Dev Hardware on RepRap

By on January 14th, 2009 in blog


DevHardware has a rather lengthy article talking about the current state of affairs in 3D printing in their article, “The Printer That Prints Itself”. The article describes Dr. Adrian Bowyer’s quest to reduce the cost of 3D printing from the many tens of thousands of dollars to levels affordable by hobbyists. His open source strategy ultimately resulted in the RepRap project. The goal of the project was to be able to reproduce itself.

We say “was” because this past year a RepRap machine finally did print out the parts required to build another copy of itself. However, it was parts, so we suspect it might not quite fit the proper definition of reproduction, but it’s a fabulous step nevertheless.


  • Development of a RepRap ecosystem, including various 3rd party providers of materials, parts and add-ons.
  • A rationalization of the current slow printing speed of RepRap devices, based on the idea that in remote areas, such a printer could be the only method of obtaining certain types of objects.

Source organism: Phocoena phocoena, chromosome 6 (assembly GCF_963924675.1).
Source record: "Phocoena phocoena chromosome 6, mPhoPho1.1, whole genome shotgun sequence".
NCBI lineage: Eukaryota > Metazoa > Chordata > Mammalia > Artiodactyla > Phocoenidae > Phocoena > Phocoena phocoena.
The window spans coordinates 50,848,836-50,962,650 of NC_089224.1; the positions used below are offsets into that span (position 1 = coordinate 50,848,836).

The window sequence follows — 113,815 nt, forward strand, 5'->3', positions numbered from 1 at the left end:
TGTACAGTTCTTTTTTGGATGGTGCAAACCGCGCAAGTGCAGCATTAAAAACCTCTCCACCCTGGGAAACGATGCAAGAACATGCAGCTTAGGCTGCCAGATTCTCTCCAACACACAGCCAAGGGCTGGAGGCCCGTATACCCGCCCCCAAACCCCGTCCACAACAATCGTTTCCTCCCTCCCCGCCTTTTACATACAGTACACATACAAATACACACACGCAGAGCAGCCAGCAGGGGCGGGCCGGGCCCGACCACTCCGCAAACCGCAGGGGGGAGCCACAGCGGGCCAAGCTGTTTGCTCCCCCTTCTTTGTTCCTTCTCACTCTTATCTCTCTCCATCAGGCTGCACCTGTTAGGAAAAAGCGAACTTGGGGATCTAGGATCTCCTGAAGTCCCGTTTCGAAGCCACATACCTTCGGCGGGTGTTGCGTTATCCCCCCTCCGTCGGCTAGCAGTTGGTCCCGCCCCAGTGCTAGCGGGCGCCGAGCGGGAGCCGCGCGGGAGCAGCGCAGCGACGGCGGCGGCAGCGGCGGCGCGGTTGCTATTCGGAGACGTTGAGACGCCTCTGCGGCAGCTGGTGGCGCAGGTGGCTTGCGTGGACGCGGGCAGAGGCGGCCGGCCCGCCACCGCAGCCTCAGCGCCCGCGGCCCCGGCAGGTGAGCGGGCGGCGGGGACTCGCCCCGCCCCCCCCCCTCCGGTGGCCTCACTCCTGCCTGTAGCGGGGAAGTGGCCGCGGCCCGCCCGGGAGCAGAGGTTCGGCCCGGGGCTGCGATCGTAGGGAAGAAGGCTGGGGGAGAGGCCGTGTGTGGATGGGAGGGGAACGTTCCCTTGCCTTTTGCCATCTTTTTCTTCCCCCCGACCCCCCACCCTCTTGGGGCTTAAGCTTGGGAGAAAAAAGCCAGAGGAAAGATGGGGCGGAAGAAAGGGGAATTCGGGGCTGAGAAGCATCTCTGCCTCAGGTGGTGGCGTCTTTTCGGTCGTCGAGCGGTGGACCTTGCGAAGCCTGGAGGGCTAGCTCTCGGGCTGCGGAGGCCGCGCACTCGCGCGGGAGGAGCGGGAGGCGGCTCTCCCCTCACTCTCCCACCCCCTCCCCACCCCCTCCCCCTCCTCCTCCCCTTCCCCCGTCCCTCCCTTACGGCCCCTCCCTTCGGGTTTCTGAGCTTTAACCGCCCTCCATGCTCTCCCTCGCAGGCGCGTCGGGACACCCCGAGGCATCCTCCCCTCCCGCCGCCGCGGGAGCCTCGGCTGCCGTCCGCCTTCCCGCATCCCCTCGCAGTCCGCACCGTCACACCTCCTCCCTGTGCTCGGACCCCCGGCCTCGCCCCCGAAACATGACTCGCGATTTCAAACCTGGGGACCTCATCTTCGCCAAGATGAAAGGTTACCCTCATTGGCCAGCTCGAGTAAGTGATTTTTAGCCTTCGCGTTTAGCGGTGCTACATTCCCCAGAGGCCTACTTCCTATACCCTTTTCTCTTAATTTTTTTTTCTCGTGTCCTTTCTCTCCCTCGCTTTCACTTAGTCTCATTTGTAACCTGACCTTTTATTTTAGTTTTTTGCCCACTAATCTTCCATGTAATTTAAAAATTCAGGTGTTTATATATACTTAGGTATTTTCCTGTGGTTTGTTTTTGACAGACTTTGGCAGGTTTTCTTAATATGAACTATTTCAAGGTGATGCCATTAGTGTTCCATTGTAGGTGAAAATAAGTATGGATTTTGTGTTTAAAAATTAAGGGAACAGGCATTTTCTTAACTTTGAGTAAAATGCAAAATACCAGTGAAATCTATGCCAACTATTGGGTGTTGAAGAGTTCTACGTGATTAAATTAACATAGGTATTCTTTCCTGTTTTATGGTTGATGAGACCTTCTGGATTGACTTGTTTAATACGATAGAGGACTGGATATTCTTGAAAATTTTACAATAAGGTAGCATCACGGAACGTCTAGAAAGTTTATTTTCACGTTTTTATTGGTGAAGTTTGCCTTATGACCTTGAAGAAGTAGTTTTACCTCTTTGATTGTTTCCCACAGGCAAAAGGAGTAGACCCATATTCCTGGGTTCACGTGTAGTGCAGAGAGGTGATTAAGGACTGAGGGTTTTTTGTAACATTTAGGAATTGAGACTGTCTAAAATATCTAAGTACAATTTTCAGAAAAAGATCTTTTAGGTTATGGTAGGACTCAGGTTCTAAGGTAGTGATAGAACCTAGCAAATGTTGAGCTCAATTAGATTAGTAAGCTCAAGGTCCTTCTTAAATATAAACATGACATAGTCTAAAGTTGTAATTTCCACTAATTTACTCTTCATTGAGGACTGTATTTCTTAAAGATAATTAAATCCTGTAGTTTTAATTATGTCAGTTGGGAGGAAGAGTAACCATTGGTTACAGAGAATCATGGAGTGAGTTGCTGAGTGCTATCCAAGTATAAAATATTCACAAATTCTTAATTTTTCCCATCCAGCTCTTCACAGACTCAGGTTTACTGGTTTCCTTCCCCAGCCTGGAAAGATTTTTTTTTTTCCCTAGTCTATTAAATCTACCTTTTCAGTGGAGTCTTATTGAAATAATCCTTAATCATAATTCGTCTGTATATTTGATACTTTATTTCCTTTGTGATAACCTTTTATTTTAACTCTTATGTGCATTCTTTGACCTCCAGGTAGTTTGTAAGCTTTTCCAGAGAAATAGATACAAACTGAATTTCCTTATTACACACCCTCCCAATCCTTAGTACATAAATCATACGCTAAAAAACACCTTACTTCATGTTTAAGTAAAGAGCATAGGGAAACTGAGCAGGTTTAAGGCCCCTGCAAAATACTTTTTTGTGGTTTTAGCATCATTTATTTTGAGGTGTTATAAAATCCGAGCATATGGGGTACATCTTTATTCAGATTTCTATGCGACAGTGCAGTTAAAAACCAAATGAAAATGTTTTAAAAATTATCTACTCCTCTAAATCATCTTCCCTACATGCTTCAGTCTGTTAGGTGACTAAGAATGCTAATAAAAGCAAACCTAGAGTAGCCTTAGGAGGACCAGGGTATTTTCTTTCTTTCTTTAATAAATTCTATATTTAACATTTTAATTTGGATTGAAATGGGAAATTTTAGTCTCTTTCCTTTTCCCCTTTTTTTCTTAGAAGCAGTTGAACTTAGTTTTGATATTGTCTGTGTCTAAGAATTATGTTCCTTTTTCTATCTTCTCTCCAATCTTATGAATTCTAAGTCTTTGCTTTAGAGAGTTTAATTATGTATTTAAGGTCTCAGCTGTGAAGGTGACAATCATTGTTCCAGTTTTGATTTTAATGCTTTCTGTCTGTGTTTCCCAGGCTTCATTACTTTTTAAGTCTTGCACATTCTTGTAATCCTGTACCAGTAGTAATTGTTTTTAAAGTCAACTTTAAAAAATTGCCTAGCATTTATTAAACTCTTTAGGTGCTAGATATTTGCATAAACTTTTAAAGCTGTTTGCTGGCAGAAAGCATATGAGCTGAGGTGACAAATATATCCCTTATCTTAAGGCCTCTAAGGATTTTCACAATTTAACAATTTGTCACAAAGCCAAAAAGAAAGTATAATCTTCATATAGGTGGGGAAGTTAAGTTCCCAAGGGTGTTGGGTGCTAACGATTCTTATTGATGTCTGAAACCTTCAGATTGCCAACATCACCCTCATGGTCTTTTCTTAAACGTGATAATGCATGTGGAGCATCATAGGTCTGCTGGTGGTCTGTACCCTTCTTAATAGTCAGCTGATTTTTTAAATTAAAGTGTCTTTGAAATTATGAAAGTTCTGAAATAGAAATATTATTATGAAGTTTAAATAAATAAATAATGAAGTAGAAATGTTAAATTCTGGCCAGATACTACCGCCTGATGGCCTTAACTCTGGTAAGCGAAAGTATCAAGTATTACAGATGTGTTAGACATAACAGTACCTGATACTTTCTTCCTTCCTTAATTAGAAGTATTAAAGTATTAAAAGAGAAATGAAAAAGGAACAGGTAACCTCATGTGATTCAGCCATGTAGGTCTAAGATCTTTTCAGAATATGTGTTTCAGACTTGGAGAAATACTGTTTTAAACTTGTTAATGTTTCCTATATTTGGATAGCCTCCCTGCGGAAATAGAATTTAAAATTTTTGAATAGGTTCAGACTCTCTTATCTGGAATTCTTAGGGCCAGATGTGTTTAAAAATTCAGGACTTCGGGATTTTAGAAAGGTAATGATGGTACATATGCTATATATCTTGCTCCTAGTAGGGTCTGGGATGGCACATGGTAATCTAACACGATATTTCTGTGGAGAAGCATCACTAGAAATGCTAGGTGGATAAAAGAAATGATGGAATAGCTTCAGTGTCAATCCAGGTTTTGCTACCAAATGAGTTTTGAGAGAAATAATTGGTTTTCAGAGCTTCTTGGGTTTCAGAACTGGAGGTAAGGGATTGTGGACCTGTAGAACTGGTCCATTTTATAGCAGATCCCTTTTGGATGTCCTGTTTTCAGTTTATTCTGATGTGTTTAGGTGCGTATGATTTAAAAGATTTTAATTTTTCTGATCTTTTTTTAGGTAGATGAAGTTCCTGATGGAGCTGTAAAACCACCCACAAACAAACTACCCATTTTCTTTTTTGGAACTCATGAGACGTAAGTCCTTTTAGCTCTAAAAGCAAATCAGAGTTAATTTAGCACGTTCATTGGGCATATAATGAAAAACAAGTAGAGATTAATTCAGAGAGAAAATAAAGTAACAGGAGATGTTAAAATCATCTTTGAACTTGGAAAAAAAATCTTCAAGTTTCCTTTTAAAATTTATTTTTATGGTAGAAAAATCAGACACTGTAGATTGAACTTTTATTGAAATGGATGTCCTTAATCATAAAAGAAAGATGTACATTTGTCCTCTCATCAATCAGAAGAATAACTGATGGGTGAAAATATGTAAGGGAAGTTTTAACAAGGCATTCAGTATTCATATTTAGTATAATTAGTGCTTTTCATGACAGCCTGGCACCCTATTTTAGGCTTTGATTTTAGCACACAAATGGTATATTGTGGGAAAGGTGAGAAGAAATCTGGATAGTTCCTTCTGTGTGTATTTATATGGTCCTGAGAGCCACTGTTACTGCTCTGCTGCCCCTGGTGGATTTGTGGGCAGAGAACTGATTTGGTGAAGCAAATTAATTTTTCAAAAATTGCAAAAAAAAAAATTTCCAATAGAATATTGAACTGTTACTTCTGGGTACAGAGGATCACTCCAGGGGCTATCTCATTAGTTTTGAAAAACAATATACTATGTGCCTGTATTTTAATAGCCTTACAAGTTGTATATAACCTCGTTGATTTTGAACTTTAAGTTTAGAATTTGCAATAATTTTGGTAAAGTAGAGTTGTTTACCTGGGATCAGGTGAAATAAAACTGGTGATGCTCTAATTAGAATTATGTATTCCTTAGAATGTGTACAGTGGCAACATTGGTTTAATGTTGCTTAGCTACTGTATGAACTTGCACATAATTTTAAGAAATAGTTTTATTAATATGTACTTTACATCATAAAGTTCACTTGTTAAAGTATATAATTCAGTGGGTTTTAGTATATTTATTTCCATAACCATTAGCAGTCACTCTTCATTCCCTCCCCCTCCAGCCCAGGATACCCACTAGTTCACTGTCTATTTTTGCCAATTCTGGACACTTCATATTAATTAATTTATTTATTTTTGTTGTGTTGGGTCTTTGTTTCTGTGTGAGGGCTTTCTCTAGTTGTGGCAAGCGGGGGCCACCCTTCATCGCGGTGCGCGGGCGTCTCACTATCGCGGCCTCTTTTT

• Proposes a recycling aspect to RepRap, in which a shredding attachment could recycle unused objects into raw material for new objects.
  • Description of the three species of RepRap devices: Zahphod, Tommelise and Darwin.
  • Recognition that the machine cannot actually print every single part required; fine electronics aren’t quite there yet, but there are developments in that area. Evidently only 60% of the parts can be made today.
  • Proposes the startling idea that the notion of copyright for music today is essentially non-existent and that a similar situation will occur with objects when large quantities of 3D printers are on the loose.
  • Only 100 fully operational RepRap devices exist today (although more could be under construction anywhere, right now.)

Via DevHardware

By Kerry Stevenson

Kerry Stevenson, aka "General Fabb" has written over 8,000 stories on 3D printing at Fabbaloo since he launched the venture in 2007, with an intention to promote and grow the incredible technology of 3D printing across the world. So far, it seems to be working!

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